Kokua Line: No-smoking law doesn’t apply at open-air bar in Kakaako
How does the Row Bar at Restaurant Row get away with allowing people to smoke, cigars no less?
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Question: How does the Row Bar at Restaurant Row get away with allowing people to smoke, cigars no less? It’s obnoxious. Now that HPU is there, there are lots of people needing the cement tables in the common area during lunchtime and it’s difficult to find a place to sit away from the smoke.
Answer: Hawaii’s smoke-free law prohibits smoking inside restaurants, bars and other businesses that are enclosed or partially enclosed, meaning they have a roof or overhang and at least two walls. The Row Bar in Kakaako at Waterfront Plaza (formerly known as Restaurant Row) is an open-air facility with no walls and therefore Hawaii Revised Statutes Chapter 328-J does not seem to apply, according to the state Department of Health.
The restaurant and bar has its own tables and chairs under its roof, and sits amid a courtyard filled with cement tables used by patrons of adjacent restaurants, stores and other businesses.
Jessie Ibanez, director of food/beverage and fine wine and liquor stores for Tamura Enterprises Inc., which owns the Row Bar, said it strives to serve all customers comfortably.
“One of our cigar-smoking protocols is to have cigar smokers sit at the far end of the bar, basically the section closest to Ala Moana Boulevard, to help alleviate and pay respect to nonsmokers,” he said in an email. “With the increase of a couple thousand students (HPU) per day, I think it is a given that there isn’t enough seating for all to begin with. Especially when a majority will take their lunch breaks all at the peak times between 11 a.m. to 1 p.m. Our intent is to serve all customers, rather than smokers or not. We try our best to not offend anyone who doesn’t smoke.”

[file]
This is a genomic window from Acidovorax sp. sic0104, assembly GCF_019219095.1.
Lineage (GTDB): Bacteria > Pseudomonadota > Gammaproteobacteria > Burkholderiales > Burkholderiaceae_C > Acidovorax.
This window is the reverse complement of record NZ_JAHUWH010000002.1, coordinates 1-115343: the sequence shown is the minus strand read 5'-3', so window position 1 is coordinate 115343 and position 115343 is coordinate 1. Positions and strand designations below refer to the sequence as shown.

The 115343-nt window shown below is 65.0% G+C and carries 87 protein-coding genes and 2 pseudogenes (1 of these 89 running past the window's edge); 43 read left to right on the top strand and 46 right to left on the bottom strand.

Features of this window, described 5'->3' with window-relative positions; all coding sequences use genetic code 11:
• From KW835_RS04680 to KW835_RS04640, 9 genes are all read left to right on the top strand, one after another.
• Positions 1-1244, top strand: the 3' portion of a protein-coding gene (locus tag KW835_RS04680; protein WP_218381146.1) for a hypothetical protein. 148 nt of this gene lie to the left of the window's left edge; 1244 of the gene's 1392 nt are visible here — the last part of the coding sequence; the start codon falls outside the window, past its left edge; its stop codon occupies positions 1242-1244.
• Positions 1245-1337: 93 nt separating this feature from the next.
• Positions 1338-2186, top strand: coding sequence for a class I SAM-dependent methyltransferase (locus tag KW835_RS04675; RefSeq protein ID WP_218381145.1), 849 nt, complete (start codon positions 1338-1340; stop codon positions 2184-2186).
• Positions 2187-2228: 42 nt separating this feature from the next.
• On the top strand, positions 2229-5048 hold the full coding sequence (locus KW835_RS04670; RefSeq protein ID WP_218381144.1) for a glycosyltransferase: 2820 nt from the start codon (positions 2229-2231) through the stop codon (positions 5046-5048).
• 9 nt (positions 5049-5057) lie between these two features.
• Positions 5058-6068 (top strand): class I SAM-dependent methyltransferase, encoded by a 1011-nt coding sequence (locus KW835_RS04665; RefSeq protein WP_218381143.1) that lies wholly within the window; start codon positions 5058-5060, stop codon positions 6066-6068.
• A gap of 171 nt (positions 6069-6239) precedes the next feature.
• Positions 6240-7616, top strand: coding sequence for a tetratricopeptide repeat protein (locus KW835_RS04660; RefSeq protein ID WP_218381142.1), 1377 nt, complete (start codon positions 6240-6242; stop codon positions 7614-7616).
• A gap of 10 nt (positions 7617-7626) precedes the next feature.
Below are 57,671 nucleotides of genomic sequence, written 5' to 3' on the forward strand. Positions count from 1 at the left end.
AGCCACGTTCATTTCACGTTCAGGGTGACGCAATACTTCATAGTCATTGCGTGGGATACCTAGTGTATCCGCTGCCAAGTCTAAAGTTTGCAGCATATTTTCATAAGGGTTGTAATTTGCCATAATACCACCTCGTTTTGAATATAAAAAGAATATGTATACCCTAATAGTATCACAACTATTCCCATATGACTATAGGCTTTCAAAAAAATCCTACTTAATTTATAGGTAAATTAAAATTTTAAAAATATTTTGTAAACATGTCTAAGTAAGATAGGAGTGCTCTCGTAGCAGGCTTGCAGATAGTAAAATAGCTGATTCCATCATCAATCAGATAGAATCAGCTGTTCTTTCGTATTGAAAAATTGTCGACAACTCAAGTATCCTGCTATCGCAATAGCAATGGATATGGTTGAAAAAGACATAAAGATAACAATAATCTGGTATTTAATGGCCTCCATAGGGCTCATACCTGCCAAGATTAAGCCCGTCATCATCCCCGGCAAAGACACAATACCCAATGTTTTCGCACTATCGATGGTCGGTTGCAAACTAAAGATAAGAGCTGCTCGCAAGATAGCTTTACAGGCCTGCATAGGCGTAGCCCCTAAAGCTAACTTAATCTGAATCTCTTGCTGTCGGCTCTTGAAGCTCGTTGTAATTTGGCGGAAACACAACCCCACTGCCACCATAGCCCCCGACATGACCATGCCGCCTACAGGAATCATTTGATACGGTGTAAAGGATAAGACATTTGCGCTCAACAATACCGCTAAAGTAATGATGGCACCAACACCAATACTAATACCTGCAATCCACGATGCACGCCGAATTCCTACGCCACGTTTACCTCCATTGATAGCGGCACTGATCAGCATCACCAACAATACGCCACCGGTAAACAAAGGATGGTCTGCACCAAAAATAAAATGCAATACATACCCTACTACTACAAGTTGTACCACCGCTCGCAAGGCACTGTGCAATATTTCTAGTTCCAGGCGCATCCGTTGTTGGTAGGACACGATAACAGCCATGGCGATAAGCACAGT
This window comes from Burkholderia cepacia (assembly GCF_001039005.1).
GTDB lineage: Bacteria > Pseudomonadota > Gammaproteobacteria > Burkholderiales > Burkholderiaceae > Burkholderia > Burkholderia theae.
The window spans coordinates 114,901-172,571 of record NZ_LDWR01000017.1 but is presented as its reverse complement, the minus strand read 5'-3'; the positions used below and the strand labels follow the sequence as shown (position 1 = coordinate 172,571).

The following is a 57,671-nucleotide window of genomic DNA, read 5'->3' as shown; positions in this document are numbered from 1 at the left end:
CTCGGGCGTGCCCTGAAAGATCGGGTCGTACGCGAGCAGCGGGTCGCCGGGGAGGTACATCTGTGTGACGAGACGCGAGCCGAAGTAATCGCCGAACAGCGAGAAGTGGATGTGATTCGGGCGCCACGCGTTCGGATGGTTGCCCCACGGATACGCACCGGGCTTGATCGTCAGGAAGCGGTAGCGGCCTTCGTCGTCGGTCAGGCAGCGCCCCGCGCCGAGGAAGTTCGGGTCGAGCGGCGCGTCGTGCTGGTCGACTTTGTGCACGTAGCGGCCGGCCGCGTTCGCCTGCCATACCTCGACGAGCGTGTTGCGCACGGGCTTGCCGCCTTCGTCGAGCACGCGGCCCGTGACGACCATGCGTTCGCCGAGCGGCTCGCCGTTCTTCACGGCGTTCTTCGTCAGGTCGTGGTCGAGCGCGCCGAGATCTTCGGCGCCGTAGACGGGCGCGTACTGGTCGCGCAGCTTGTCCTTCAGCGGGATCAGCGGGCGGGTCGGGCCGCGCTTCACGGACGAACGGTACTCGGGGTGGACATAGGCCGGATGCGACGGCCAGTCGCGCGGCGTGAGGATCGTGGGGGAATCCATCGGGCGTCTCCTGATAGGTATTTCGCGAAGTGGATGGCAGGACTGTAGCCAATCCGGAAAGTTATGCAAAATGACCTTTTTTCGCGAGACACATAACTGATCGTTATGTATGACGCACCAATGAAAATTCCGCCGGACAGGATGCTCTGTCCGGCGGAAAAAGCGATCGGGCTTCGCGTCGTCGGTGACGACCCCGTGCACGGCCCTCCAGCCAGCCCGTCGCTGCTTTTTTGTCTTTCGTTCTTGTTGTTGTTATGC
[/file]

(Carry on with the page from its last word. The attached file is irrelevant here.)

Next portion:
HPU, which occupies space in four of Waterfront Plaza’s seven main buildings, according to its website, 808ne.ws/hpu, was aware of the property’s policies when it moved in; smoking also is allowed in certain other outdoor areas.
“Since moving into Waterfront Plaza this summer, we as a university have educated our faculty, staff and students on adhering to the landlord’s rules regarding designated smoking areas at the property,” said Stephen Ward, HPU’s vice president of communications and marketing. “Additionally, HPU’s policies provide that smoking is prohibited within 20 feet of any building entrance in which HPU business or classes are held.”
That comports with HRS 328-J, with prohibits smoking outdoors within 20 feet of any entrance, exit or operable windows or ventilation intakes to partially enclosed or enclosed public places or places of employment.
Janice Okubo, a DOH spokeswoman, said that property owners or managers can go farther than state law and declare an entire property smoke-free, including its outdoor areas. The department’s Tobacco Prevention and Education Program provides technical assistance for those who wish to do so, she said. Learn more at 808ne.ws/ tobprev.
“Tobacco-free college campuses are an especially critical strategy to prevent lifelong addiction to nicotine given that the 18 to 21 age bracket is a critical juncture where many smokers adopt the habit,” she said.
Waterfront Plaza’s property manager did not respond to repeated requests for comment.
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Write to Kokua Line at Honolulu Star-Advertiser, 7 Waterfront Plaza, Suite 210, 500 Ala Moana Blvd., Honolulu 96813; call 529-4773; fax 529-4750; or email email@example.com.